• actively work with them to achieve the support plan goals and actions, within agreed timeframes
  • maintain regular face-to-face and telephone contact
  • support the family's referral and engagment with the identified support services
  • obtain information from the young person, family, pregnant woman and relevant agencies about progress towards the support plan goals.

If during implementation, new information becomes available or a change in circumstances indicates a threat to a child's safety, but the threat does not reach the threshold for a notification, complete a safety assessment to review a child's safety and inform future appropriate action. For further information refer to Chapter 2, 2.6 Complete the safety assessment.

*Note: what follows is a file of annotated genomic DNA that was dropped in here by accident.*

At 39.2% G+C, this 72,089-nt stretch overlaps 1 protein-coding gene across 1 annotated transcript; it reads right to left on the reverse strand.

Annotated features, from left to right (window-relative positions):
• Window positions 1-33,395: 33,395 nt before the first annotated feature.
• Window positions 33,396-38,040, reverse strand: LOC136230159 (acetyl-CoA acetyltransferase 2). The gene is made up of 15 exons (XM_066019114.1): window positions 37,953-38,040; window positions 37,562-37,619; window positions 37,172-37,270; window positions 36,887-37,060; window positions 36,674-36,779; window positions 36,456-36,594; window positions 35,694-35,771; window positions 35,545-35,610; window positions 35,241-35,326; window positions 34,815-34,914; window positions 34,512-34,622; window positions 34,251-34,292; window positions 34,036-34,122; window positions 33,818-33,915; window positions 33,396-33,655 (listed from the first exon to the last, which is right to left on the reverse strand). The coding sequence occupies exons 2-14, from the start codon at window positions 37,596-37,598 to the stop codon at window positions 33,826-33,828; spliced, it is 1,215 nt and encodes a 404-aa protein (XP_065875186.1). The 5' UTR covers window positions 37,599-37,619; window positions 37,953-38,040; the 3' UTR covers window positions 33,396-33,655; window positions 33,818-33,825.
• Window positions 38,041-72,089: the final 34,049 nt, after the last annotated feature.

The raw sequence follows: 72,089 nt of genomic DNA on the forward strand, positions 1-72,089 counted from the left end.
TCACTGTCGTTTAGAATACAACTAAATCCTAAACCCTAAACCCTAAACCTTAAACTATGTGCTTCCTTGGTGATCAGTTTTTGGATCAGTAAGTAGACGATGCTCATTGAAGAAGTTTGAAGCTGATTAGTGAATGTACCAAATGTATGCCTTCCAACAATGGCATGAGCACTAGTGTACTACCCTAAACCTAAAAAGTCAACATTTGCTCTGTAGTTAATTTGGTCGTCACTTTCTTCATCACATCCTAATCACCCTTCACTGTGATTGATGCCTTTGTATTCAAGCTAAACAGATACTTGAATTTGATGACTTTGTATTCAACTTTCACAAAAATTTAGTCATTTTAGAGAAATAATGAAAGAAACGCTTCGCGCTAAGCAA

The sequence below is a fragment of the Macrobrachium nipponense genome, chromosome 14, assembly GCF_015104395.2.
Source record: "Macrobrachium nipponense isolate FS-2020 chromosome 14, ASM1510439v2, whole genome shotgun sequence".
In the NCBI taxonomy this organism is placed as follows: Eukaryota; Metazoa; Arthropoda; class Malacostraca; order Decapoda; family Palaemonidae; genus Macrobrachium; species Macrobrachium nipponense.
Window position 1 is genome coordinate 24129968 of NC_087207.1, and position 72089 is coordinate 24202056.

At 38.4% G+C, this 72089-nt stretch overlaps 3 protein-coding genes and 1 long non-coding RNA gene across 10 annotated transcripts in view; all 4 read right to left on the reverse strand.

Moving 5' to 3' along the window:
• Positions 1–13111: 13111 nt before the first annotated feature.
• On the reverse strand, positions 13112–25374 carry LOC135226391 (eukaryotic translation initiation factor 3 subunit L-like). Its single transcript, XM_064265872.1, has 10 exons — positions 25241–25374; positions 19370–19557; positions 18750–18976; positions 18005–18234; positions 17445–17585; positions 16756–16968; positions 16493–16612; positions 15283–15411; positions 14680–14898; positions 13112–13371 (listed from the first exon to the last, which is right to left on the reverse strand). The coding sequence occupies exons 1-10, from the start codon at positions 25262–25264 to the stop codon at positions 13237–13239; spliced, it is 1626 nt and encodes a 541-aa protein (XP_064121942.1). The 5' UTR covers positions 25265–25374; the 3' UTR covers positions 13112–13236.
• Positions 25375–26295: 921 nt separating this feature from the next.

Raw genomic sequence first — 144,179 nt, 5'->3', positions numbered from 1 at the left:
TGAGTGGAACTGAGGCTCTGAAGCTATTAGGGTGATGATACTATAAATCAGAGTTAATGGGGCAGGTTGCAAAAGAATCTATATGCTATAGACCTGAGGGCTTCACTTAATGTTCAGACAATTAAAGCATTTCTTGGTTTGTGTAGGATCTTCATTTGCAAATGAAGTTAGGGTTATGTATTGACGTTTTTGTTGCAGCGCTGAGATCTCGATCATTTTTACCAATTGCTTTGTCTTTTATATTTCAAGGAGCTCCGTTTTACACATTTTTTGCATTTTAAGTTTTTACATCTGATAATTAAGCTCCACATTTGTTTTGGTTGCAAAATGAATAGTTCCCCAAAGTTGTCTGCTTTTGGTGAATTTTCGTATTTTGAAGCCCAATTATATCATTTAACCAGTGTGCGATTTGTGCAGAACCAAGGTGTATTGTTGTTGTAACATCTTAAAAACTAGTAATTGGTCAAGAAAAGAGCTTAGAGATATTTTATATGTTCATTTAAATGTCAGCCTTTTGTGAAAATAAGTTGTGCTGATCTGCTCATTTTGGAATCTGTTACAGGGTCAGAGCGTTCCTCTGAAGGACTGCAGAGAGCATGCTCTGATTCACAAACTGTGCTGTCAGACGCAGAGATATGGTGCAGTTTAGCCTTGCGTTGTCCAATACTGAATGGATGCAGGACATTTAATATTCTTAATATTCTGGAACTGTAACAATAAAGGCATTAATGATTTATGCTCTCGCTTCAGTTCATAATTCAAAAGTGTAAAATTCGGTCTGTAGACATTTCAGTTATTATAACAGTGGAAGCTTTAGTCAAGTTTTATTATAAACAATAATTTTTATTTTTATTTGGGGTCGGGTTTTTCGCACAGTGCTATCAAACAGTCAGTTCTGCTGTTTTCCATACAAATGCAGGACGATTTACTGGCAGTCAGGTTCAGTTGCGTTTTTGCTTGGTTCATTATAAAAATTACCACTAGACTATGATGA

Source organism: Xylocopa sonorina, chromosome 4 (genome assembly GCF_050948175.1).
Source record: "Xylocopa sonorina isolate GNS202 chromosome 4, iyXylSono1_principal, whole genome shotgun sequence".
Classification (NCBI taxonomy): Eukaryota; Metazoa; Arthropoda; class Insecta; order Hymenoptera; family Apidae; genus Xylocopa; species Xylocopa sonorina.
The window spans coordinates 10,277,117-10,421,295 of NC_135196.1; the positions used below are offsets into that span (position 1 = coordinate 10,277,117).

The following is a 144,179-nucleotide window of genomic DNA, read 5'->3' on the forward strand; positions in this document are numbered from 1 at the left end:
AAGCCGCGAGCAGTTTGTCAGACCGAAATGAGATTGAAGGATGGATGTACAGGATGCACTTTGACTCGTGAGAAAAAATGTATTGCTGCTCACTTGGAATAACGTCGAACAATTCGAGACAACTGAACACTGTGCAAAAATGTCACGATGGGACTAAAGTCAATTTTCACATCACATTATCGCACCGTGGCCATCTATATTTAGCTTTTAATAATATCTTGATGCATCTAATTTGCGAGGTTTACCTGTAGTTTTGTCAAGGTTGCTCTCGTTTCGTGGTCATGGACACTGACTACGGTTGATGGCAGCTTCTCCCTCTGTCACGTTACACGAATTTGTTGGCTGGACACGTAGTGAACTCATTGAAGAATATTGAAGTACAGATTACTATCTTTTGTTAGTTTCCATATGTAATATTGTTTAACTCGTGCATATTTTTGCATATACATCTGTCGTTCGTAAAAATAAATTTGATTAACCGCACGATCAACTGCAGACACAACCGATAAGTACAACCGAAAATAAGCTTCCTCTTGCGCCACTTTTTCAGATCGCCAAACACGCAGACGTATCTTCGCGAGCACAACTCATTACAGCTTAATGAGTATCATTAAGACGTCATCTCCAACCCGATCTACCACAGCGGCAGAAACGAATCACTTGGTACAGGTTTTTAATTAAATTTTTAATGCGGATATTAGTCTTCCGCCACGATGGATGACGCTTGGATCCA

1.4 Record information during the intervention

For the duration of the support service case, record the following in ICMS:

  • case management screens for the child
  • case notes about all contact with the child and family, pregnant woman or young person
  • case notes outlining contact with, and the outcomes of intervention by, other services
  • the family risk re-evaluation, if applicable - refer to 2. Review a support service case
  • the safety assessment, if applicable - refer to 2. Review a support service case
  • information provided by the recognised entity about the child, pregnant woman or young person and his or her family, community and culture and culturally compatible support services
  • information about whether an independent person helped the pregnant woman or unborn child’s family participate in support planning for an Aboriginal or Torres Strait Islander child prior to birth, in the ‘Independent entity’ form in ICMS
  • any revised support plan
  • the rationale for closing a support service case.